Lagos — Aiteo Eastern Exploration and Exploration Company is yet to contain the oil spill at an oil well within Oil Mining Lease, OML 29 in Nembe- leaks enters 11th day, as SweetcrudeReports learnt that the firm could be forced to seek international help.
The National Oil Spills Detection and Response Agency, NOSDRA on Sunday confirmed our earlier report https://sweetcrudereports.com/aiteos-banishment-from-nembe-one-year-after/; that despite being an un-producing well, the firm failed to cap the affected well hence; the cause of the leak.
Director-General of NOSDRA, Idris Musa, told NAN that the leak was yet to be plugged as of Sunday, adding that the intensity of the leak was hampering investigations at the incident site.
According to him; the leak is still at a high volume, adding that the spilled oil would be recovered.
“Not yet”, he responded when asked whether the leak had been capped, adding that; “the Clean Nigeria Associates (CNA), an alliance of all oil firms operating in the country, has been called to beef up oil recovery.
“That effort is to reduce the ultimate risk and lessen the impact on the environment,” Mr. Musa said.
A statement by Aiteo’s spokesperson, Mathew Ndiana had said the leak occurred on November 5.
NAN reported that NOSDRA officials, who were deployed to ascertain the cause and estimated volume of crude discharged into the environment, could not conduct the investigation while the leak was still on.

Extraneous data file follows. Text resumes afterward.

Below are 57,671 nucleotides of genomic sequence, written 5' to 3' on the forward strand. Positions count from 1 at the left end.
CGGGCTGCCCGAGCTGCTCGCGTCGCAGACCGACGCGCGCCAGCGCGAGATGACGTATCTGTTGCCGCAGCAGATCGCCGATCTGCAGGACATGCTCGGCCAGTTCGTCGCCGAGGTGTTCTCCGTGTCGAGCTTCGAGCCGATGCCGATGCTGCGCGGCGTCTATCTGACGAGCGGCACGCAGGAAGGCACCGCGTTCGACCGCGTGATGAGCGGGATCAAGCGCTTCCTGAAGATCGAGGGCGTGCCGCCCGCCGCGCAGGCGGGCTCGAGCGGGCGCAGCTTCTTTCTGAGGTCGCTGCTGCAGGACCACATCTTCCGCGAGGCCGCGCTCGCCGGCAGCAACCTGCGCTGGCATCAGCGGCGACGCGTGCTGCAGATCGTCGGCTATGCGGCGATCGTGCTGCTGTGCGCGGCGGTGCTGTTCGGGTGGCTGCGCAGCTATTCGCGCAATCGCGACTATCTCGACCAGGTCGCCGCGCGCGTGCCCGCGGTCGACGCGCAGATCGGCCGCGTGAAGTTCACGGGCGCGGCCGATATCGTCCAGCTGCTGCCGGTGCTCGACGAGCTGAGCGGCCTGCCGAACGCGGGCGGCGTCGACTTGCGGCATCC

SweetcrudeReports learnt that following the inability of Aiteo to stop the leak, it was definite that international help would be sought to block the leakage.
Oil spill incidents range from tier I, II and III. Category ‘I’ is a leak within an operator’s control, ‘II’ requires intervention across the industry, while ‘III’ is of international magnitude.
Mr. Musa said the incident could not yet be classified as a tier II spill.
“It is not yet tier II, but we are already prepared in anticipation”, he added.
Aiteo had said it has yet to ascertain the volume of the crude that had been discharged into the environment, describing the leak as “an extremely high order” type, and that investigation was inconclusive “owing to difficulties with access due high pressure of hydrocarbons from the well head.”
The indigenous firm had said it suspected oil theft and sabotage as the cause of the spill.
Aiteo is one of the indigenous Nigerian companies that took advantage of the exit of major international oil companies, like Chevron, ConocoPhillips and Shell that put up their Nigerian onshore licenses for sale. In 2014, Aiteo bid for and acquired Shell’s OML 29 and Nembe Creek Trunk Line for $2.7 billion. With its acquisition of Royal Dutch Shell Plc’s 30% stake as well as Total SA of France and Eni of Italy minority stake in OML29 and the Nembe Creek Trunk Line, Aiteo holds the controlling 45% stake in both assets, for which it paid $569 million for Total SA’s stake. OML 29 includes Nembe, Santa Barbara and Okoraba oil fields. According to Shell, combined production from the fields averaged around 43,000 barrels per day of oil equivalent in 2014. Aiteo holds a controlling equity stake holding of 85% in the consortium that acquired OML29. Other members of the consortium include Tempo Energy Resources – 10% and Taleveras – 5%.